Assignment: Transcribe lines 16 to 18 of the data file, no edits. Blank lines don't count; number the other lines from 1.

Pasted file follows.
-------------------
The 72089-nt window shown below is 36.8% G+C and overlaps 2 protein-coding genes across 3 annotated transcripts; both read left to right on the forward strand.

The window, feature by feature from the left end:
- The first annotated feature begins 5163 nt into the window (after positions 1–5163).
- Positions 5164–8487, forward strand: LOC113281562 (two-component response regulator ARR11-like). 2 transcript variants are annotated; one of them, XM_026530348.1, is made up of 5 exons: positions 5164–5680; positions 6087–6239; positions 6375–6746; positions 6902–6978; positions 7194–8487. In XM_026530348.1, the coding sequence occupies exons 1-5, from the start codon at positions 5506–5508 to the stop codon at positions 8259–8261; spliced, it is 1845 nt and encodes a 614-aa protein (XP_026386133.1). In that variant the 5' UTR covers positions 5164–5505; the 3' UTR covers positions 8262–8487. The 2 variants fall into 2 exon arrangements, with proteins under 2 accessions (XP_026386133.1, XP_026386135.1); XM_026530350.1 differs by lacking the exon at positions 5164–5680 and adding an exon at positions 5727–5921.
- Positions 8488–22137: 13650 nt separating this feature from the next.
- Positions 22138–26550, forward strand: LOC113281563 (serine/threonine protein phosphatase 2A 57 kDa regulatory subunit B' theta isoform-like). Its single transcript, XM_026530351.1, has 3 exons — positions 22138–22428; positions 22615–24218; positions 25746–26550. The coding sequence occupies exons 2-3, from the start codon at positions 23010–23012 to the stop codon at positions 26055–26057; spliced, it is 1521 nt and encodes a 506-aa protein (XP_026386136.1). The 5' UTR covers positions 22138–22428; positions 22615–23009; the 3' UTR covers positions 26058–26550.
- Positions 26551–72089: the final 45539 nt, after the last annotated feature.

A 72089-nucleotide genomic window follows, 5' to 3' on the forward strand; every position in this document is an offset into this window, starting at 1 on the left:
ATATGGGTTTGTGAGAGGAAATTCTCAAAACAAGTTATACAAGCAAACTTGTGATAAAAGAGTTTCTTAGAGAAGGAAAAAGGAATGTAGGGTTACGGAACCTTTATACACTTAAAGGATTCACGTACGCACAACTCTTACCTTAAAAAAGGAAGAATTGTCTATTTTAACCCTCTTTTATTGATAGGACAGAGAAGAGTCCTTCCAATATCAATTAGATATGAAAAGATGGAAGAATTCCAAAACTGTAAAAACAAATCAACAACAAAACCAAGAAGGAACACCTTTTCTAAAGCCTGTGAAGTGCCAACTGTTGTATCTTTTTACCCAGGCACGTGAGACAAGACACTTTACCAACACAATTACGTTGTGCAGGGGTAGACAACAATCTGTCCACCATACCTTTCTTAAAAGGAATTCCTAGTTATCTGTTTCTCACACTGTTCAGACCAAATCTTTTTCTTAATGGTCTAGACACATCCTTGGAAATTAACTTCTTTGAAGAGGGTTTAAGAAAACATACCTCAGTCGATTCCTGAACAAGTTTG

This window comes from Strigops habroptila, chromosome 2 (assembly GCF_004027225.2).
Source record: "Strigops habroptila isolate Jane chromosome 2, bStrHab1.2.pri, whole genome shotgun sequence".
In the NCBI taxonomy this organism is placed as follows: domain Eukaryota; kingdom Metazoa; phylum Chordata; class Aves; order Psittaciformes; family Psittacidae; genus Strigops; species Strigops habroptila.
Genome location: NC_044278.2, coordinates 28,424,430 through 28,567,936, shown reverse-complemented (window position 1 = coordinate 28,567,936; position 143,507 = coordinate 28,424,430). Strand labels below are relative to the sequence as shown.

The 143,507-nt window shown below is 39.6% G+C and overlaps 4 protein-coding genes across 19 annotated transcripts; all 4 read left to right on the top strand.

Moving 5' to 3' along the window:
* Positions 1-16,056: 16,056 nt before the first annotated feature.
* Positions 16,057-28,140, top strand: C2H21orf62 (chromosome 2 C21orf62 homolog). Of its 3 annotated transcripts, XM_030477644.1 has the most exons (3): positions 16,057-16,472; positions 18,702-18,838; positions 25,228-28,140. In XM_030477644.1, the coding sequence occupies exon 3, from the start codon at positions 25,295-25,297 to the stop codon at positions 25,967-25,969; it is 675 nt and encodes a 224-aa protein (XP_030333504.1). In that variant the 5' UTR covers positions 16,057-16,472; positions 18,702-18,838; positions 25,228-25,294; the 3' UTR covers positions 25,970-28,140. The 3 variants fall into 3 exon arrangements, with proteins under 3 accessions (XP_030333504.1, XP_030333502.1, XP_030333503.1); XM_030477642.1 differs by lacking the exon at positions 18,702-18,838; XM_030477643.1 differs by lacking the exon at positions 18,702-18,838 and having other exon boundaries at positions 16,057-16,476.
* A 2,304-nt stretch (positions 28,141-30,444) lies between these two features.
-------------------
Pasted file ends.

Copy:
* Positions 1-16,056: 16,056 nt before the first annotated feature.
* Positions 16,057-28,140, top strand: C2H21orf62 (chromosome 2 C21orf62 homolog). Of its 3 annotated transcripts, XM_030477644.1 has the most exons (3): positions 16,057-16,472; positions 18,702-18,838; positions 25,228-28,140. In XM_030477644.1, the coding sequence occupies exon 3, from the start codon at positions 25,295-25,297 to the stop codon at positions 25,967-25,969; it is 675 nt and encodes a 224-aa protein (XP_030333504.1). In that variant the 5' UTR covers positions 16,057-16,472; positions 18,702-18,838; positions 25,228-25,294; the 3' UTR covers positions 25,970-28,140. The 3 variants fall into 3 exon arrangements, with proteins under 3 accessions (XP_030333504.1, XP_030333502.1, XP_030333503.1); XM_030477642.1 differs by lacking the exon at positions 18,702-18,838; XM_030477643.1 differs by lacking the exon at positions 18,702-18,838 and having other exon boundaries at positions 16,057-16,476.
* A 2,304-nt stretch (positions 28,141-30,444) lies between these two features.